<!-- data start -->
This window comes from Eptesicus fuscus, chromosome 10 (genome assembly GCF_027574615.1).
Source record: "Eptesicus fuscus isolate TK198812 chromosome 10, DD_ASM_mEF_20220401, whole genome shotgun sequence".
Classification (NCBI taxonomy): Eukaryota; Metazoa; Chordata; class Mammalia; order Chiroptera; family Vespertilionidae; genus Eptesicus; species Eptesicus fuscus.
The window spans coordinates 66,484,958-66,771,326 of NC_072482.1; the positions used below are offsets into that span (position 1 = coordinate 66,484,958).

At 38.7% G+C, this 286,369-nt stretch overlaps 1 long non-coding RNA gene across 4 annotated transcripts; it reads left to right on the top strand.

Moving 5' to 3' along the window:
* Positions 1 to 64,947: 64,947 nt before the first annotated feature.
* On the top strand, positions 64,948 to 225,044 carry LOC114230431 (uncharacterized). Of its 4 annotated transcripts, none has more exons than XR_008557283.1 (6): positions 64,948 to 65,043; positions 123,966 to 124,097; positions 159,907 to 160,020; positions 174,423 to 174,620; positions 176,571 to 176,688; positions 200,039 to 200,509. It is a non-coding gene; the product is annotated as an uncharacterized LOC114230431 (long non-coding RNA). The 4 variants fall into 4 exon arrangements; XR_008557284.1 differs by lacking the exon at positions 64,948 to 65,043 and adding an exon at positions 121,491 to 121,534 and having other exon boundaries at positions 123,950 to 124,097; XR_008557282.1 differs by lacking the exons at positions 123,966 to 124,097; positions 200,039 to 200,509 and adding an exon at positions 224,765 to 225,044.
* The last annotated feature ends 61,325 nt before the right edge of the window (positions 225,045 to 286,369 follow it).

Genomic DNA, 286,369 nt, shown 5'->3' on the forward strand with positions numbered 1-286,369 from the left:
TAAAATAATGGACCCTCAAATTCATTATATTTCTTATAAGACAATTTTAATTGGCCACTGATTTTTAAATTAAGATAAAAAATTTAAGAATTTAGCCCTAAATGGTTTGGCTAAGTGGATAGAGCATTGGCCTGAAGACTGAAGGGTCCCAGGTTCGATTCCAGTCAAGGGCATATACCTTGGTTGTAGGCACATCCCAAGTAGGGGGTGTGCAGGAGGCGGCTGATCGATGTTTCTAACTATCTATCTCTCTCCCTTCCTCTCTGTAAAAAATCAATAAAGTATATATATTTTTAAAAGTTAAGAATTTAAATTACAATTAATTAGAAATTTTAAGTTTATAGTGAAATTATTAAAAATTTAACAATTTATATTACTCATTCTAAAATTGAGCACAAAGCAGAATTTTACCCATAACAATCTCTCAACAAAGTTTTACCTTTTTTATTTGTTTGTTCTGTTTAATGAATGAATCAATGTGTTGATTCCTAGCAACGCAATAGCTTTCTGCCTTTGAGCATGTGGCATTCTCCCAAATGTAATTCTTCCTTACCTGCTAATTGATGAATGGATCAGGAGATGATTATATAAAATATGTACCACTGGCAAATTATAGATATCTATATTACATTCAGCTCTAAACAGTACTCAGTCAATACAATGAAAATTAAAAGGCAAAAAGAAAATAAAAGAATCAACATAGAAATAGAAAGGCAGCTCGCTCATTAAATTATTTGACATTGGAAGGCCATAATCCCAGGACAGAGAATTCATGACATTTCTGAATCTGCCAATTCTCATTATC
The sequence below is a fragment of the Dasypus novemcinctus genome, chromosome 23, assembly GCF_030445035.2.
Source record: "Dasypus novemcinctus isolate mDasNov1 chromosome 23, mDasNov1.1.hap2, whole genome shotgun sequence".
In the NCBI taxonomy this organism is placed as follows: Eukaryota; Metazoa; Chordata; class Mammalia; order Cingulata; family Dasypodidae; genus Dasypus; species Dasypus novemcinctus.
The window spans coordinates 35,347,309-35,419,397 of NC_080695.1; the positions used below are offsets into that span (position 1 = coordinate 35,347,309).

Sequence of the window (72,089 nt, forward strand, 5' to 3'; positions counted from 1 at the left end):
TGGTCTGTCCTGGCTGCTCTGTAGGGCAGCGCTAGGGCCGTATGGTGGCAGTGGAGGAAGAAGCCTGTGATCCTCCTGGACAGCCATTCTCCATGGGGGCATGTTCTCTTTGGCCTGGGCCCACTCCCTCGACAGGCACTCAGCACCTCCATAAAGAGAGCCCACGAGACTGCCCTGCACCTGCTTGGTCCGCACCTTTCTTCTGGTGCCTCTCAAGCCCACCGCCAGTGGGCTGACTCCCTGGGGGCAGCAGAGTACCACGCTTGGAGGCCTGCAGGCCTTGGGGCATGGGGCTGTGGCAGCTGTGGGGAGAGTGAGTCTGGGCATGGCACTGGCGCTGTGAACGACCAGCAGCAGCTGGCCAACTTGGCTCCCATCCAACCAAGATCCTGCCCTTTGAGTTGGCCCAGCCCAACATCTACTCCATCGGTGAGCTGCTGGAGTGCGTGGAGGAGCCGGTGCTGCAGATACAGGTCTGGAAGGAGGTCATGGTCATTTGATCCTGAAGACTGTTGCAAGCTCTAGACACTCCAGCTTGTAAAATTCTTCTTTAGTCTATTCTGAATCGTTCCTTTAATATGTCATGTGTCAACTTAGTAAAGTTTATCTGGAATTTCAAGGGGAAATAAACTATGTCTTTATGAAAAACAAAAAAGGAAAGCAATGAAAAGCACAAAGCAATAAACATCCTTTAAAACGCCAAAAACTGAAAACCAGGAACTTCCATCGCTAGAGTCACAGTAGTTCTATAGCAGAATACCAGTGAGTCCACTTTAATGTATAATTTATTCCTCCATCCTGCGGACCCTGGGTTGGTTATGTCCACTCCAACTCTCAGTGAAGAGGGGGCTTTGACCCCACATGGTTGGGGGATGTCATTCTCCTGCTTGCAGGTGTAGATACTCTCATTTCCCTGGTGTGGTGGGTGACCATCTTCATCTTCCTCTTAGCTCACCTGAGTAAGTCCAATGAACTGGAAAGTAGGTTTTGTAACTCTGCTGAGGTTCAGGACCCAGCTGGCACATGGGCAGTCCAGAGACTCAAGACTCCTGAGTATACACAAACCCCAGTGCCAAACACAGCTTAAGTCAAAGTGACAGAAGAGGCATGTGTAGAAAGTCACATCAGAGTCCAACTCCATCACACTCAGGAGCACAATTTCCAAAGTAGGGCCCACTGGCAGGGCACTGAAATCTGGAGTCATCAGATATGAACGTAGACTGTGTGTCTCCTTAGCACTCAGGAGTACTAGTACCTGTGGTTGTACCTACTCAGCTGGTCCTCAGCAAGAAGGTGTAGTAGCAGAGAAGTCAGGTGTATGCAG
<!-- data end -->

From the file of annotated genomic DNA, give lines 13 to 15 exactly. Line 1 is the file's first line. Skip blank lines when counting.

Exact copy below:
Source record: "Dasypus novemcinctus isolate mDasNov1 chromosome 23, mDasNov1.1.hap2, whole genome shotgun sequence".
In the NCBI taxonomy this organism is placed as follows: Eukaryota; Metazoa; Chordata; class Mammalia; order Cingulata; family Dasypodidae; genus Dasypus; species Dasypus novemcinctus.
The window spans coordinates 35,347,309-35,419,397 of NC_080695.1; the positions used below are offsets into that span (position 1 = coordinate 35,347,309).